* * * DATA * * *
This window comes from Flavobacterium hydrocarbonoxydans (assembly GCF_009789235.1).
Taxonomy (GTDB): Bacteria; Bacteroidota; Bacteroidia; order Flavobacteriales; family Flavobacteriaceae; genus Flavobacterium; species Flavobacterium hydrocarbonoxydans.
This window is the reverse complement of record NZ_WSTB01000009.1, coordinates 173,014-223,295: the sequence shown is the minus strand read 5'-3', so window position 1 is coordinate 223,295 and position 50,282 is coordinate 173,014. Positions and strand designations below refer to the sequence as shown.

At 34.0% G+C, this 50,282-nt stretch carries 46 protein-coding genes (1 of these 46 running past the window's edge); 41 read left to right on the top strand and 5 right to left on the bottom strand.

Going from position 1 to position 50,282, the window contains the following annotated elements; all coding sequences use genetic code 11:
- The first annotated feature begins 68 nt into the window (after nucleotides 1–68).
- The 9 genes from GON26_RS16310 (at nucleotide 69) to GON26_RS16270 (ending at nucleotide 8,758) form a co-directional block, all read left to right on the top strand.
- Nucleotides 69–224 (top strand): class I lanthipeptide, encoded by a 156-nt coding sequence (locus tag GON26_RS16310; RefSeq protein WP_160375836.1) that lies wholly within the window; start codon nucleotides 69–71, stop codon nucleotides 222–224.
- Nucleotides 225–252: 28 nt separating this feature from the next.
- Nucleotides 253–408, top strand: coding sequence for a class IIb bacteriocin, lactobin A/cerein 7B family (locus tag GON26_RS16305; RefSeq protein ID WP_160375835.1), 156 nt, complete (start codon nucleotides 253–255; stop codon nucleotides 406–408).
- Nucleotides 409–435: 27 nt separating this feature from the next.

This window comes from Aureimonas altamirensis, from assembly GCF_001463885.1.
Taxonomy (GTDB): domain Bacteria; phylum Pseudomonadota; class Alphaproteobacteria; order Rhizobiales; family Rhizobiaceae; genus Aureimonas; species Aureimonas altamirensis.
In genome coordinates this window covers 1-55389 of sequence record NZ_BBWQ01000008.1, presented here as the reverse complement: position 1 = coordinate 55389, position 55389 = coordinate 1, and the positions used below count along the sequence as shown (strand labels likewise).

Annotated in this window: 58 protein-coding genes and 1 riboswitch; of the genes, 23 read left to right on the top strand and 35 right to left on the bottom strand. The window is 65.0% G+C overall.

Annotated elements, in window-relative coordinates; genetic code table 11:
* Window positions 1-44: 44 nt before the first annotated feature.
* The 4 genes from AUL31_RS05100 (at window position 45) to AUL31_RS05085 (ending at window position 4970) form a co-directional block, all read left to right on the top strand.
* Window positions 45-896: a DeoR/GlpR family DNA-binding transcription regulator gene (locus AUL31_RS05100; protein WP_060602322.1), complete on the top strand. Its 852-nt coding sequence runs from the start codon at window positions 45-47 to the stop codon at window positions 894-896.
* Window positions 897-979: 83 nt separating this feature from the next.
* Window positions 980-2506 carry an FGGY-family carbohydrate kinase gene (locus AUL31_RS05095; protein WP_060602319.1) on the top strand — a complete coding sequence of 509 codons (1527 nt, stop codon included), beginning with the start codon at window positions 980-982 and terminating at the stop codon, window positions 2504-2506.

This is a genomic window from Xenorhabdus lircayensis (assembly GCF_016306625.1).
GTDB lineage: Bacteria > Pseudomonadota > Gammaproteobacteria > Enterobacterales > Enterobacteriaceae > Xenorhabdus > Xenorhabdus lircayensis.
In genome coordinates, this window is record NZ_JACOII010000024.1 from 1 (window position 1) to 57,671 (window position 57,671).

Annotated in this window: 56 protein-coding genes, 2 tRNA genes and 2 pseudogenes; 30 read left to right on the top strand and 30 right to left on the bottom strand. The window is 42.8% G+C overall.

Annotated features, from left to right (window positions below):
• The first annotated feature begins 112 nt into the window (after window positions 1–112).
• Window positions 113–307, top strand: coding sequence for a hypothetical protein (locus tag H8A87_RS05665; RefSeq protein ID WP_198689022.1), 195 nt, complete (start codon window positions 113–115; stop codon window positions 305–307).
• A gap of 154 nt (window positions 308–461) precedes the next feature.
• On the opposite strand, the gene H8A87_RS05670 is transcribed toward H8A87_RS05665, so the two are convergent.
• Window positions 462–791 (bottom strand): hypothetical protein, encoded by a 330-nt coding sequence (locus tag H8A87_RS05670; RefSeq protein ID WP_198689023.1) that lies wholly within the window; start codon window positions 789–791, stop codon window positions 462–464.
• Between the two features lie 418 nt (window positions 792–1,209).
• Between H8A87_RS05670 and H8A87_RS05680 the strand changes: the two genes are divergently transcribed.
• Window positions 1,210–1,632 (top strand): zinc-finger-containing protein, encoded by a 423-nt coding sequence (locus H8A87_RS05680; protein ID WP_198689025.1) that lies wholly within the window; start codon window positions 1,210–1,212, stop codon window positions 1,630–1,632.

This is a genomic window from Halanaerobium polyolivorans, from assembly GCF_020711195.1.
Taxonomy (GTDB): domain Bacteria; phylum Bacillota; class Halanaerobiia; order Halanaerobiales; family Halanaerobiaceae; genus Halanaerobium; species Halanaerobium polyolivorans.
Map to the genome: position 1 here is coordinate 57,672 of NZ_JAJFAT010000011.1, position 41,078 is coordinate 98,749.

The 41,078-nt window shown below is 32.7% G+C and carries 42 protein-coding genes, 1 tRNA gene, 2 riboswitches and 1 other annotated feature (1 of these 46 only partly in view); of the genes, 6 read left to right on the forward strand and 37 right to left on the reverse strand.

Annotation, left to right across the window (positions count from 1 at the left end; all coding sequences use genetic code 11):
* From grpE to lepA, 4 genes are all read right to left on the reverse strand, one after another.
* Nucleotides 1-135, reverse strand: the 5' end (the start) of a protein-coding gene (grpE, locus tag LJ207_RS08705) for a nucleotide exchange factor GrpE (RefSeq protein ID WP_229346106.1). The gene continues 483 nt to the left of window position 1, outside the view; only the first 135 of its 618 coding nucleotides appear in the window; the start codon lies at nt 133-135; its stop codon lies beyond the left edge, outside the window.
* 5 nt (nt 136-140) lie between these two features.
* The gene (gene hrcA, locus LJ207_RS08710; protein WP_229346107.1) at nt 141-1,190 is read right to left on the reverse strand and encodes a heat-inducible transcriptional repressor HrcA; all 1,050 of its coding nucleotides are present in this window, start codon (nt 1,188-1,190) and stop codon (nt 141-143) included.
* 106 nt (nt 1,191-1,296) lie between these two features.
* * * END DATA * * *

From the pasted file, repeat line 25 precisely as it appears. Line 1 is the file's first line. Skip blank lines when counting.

Annotated in this window: 56 protein-coding genes, 2 tRNA genes and 2 pseudogenes; 30 read left to right on the top strand and 30 right to left on the bottom strand. The window is 42.8% G+C overall.